Effects of a Maximal Graded Exercise Test on Glutathione as a Marker of Acute Oxidative Stress


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Abstract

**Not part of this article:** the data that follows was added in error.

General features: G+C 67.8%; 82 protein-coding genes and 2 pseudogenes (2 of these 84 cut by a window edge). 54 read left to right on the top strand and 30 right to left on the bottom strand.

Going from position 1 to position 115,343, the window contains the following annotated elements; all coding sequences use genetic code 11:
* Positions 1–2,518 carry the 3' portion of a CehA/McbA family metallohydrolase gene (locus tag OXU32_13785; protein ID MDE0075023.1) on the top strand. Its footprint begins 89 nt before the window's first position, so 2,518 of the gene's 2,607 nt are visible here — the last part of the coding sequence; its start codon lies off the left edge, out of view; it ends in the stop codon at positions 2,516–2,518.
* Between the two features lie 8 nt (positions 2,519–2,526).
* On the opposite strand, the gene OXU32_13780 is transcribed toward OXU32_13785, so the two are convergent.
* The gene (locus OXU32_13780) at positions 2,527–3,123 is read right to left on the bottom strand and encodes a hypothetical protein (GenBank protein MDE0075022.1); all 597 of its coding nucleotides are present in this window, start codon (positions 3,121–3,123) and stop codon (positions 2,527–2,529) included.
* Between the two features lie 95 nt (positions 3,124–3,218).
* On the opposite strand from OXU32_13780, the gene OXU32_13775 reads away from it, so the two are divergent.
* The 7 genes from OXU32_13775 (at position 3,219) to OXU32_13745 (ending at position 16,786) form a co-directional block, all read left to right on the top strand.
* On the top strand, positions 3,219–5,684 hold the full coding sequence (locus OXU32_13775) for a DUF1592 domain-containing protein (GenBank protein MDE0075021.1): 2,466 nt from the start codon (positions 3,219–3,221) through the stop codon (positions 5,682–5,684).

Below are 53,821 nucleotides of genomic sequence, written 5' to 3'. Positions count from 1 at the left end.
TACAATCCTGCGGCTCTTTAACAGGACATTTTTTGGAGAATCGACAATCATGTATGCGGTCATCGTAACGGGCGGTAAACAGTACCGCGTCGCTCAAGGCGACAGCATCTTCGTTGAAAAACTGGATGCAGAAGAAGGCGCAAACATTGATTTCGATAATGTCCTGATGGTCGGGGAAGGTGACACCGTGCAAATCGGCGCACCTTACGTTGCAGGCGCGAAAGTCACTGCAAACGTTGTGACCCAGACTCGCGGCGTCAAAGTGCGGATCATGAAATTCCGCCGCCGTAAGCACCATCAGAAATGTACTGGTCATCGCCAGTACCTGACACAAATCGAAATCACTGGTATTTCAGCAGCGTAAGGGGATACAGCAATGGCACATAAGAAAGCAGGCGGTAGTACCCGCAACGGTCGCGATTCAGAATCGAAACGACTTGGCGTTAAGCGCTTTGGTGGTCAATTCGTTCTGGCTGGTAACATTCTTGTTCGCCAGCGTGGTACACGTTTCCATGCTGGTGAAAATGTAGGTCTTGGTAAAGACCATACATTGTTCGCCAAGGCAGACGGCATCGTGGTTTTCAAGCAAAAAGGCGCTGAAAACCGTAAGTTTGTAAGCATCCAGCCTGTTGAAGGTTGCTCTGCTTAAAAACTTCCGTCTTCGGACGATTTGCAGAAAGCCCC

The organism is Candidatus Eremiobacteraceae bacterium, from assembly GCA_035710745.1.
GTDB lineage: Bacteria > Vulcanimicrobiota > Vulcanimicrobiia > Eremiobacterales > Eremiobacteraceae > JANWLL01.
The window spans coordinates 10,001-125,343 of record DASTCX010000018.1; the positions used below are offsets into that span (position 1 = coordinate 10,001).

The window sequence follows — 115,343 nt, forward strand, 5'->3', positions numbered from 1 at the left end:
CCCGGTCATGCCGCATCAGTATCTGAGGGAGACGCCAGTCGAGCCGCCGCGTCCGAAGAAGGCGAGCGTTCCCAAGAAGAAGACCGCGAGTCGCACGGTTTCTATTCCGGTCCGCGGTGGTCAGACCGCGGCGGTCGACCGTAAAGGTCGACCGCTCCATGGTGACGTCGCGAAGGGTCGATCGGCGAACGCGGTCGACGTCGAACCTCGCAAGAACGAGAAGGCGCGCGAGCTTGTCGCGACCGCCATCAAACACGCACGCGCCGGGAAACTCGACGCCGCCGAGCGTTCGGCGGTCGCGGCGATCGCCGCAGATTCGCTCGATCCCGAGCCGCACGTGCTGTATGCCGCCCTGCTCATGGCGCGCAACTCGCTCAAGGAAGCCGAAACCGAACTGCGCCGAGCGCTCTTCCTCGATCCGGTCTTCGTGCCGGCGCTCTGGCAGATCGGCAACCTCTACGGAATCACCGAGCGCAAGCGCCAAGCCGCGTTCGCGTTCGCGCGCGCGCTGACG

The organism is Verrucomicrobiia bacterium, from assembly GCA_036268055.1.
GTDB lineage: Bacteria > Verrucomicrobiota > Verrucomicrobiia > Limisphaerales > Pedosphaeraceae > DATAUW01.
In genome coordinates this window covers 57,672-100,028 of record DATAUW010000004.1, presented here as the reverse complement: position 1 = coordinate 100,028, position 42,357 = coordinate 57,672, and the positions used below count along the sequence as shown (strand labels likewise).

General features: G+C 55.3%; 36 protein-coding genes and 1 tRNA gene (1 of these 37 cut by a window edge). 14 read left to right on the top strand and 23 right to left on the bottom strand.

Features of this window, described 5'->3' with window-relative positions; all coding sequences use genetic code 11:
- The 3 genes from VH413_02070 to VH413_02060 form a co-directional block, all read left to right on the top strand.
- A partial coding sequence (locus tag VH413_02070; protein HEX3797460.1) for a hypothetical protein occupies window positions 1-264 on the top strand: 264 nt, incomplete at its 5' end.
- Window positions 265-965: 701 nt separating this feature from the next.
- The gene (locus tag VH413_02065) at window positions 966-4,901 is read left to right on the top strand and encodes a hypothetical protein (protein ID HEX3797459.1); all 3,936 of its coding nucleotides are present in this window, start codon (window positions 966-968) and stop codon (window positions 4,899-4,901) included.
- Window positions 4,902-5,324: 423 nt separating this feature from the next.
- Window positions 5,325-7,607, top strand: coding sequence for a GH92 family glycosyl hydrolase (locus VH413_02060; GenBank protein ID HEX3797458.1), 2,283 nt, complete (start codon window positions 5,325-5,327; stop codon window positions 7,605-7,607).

PURPOSEStrenuous exercise in animal studies has been shown to cause acute oxidative stress due to the generation of oxygen-centered free radicals reflected in lower levels of glutathione (GSH), higher levels of glutathione disulfide (GSSG), and a drop in GSH:GSSG ratios, the maintenance of which is crucial for a variety of cell functions. Human studies on this topic are limited. The purpose of this study was to investigate the effects of a maximal graded exercise test GXTmax (modified Bruce protocol) on GSH as a marker of acute oxidative stress, and whether full recovery will occur at 60 minutes postexercise.METHODSEighty sedentary subjects were used as a sample of convenience. Venous blood samples for GSH and GSSG were collected directly before, immediately after, and 60 minutes post-GXTmax. Repeated-measures analysis of variance and Bonferroni adjusted t tests (post-GXTmax) versus resting, and 60 minutes recovery versus resting) were used for data analysis.RESULTSAs an acute response to maximal exercise, the GSH levels dropped significantly from a resting baseline value of 1025.75 μM to an immediate post-GXTmax value of 893.30 μM (pooled SE = 7.17 μM). The GSSG levels significantly increased from 2.24 μM to 3.15 μM (pooled SE = 0.03 μM). The GSH:GSSG ratio levels significantly dropped from baseline 462.12 to 276.40 postexercise (pooled SE = 5.98). The blood GSH, GSSG, and GSH:GSSG ratio levels showed no significant difference at 60 minutes post-GXTmax when compared with resting values, indicating full recovery.CONCLUSIONThe current results indicated that in sedentary individuals, a maximal treadmill GXT is an effective technique for inducing acute oxidative stress as evidenced by GSH system responses, with full return to resting baseline levels within 60 minutes of recovery. The potential for using this model in assessing oxidative stress responses to cardiac and pulmonary rehabilitation is of clinical interest, with a need for further investigation.

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